A Services Router cannot receive PPPoE packets from two different access concentrators on the same physical interface.

The PPPoE discovery stage consists of the following steps:

  1. PPPoE active discovery initiation (PADI)—The client initiates a session by broadcasting a PADI packet on the LAN to request a service.

  2. PPPoE active discovery offer (PADO)—Any access concentrator that can provide the service requested by the client in the PADI packet replies with a PADO packet that contains it own name, the unicast address of the client, and the service requested. An access concentrator can also use the PADO packet to offer other services to the client.

  3. PPPoE active discovery request (PADR)—From the PADOs it receives, the client selects one access concentrator based on its name or the services offered and sends it a PADR packet to indicate the service or services needed.

  4. PPPoE active discovery session-Confirmation (PADS)—When the selected access concentrator receives the PADR packet, it accepts or rejects the PPPoE session.

    • To accept the session, the access concentrator sends the client a PADS packet with a unique session ID for a PPPoE session and a service name that identifies the service under which it accepts the session.

    • To reject the session, the access concentrator sends the client a PADS packet with a service name error and resets the session ID to zero.

PPPoE Session Stage

The PPPoE session stage starts after the PPPoE discovery stage is over. The access concentrator can start the PPPoE session after it sends the PADS packet to the client, or the client can start the PPPoE session after it receives a PADS packet from the access concentrator. A Services Router supports multiple PPPoE sessions on each interface, but no more than 256 PPPoE sessions on all interfaces on the Services Router.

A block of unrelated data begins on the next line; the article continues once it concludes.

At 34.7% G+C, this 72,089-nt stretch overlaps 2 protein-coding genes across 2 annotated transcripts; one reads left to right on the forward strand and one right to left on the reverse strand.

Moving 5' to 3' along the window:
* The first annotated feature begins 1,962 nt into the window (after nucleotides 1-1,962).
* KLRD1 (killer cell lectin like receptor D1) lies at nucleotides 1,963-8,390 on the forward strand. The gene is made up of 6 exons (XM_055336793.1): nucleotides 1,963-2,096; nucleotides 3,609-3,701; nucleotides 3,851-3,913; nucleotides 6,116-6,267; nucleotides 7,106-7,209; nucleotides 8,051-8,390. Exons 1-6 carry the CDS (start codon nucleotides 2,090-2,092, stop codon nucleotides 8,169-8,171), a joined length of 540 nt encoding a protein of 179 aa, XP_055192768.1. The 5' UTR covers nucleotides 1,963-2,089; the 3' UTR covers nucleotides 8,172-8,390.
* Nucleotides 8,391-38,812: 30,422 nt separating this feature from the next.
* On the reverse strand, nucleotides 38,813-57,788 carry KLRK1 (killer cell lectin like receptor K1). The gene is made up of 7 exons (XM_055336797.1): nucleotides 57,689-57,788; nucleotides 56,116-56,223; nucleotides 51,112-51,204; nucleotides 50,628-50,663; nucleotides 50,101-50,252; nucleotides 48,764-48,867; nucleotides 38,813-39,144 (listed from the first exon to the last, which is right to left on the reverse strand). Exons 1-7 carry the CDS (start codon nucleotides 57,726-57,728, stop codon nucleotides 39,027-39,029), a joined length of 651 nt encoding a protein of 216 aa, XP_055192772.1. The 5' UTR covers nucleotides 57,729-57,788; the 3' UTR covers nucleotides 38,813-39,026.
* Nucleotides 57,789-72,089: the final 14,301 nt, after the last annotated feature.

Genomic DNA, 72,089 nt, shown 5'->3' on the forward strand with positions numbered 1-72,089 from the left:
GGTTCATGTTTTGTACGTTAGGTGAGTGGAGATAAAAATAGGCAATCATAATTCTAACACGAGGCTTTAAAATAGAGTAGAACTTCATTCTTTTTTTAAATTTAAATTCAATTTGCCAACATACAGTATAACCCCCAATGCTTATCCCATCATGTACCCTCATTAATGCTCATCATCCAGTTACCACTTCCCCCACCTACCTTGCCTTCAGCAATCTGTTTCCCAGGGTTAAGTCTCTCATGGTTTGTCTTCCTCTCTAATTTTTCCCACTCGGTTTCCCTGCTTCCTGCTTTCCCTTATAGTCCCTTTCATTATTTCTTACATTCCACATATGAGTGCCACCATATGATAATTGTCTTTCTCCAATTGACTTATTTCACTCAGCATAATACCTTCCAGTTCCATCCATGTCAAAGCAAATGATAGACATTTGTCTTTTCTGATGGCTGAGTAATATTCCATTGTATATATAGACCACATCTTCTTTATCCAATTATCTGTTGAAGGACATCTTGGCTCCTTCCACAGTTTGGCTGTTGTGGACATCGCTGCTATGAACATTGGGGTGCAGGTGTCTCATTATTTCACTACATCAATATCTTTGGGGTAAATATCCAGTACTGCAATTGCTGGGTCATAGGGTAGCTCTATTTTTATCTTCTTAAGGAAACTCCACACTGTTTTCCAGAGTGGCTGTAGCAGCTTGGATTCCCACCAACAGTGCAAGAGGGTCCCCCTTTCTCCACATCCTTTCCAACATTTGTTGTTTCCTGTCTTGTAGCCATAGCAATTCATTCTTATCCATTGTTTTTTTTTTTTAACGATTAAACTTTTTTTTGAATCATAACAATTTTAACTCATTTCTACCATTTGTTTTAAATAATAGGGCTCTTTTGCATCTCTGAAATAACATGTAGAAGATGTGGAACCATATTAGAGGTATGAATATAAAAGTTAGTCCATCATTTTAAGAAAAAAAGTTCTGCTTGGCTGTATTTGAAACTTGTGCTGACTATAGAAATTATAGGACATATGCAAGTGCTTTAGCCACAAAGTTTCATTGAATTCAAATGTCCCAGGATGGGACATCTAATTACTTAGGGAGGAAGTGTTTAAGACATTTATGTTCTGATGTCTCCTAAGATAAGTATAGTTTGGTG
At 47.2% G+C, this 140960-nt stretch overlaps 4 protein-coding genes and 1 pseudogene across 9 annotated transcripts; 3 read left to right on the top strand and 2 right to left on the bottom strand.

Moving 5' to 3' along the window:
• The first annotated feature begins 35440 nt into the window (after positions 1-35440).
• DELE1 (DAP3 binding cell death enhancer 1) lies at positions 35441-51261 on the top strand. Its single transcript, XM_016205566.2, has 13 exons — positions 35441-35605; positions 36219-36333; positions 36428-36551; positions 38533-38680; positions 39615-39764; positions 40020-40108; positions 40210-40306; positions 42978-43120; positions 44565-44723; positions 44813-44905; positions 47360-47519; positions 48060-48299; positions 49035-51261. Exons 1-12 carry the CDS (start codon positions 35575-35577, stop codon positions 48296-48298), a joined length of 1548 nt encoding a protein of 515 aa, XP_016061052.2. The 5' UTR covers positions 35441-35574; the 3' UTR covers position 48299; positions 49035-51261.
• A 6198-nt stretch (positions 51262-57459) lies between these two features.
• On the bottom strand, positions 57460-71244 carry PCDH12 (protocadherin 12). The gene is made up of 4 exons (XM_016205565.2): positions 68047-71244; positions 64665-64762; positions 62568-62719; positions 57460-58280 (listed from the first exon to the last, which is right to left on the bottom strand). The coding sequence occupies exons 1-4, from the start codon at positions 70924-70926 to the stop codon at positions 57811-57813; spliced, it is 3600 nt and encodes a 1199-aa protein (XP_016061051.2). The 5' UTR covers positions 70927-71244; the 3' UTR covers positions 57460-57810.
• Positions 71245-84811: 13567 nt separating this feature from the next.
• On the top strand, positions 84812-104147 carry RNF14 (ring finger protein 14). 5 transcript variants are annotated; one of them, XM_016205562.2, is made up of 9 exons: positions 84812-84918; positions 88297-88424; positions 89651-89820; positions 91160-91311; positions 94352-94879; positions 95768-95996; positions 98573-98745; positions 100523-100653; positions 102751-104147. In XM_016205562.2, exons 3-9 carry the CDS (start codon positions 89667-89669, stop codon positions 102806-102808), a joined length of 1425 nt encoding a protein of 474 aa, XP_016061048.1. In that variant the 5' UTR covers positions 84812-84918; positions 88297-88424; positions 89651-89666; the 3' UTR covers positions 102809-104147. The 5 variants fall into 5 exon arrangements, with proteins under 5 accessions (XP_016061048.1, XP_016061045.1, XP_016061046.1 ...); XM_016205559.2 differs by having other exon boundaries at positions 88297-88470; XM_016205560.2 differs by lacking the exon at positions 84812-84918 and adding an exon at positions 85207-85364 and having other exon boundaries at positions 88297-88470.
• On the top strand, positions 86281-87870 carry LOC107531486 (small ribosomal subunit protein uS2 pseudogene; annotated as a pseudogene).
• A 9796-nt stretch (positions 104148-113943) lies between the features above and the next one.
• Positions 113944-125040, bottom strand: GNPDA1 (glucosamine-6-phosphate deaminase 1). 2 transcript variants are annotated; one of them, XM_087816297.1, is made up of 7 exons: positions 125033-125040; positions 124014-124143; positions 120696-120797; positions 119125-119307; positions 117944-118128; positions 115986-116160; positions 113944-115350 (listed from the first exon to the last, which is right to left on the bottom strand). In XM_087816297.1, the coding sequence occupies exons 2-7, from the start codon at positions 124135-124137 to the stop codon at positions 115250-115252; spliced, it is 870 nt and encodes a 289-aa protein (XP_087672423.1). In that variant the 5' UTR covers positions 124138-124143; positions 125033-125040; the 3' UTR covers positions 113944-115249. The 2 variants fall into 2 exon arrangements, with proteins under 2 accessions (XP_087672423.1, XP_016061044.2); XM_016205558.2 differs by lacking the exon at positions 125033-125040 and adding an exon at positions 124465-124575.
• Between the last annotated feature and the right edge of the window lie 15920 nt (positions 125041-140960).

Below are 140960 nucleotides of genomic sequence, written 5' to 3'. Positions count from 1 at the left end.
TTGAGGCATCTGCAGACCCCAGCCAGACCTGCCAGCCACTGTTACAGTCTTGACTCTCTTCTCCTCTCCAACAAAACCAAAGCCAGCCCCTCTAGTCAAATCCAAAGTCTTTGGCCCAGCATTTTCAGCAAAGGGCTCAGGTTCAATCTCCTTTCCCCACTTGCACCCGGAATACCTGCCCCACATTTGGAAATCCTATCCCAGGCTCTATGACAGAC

Each PPPoE session is uniquely identified by the Ethernet address of the peer and the session ID. After the PPPoE session is established, data is sent as in any other PPP encapsulation. The PPPoE information is encapsulated within an Ethernet frame and is sent to a unicast address. In this stage, both the client and the server must allocate resources for the PPPoE logical interface.

After a session is established, the client or the access concentrator can send a PPPoE active discovery termination (PADT) packet anytime to terminate the session. The PADT packet contains the destination address of the peer and the session ID of the session to be terminated. After this packet is sent, the session is closed to PPPoE traffic.

Optional CHAP Authentication

For interfaces with PPPoE encapsulation, you can configure interfaces to support the PPP Challenge Handshake Authentication Protocol (CHAP). When you enable CHAP on an interface, the interface can authenticate its peer and be authenticated by its peer.

If you configure an interface to handle incoming CHAP packets only (by including the passive statement at the [edit interfaces interface-name ppp-options chap] hierarchy level), the interface does not challenge its peer. However, if the interface is challenged, it responds to the challenge. If you do not include the passive statement, the interface always challenges its peer.

For more information about CHAP, see Configuring the PPP Challenge Handshake Authentication Protocol.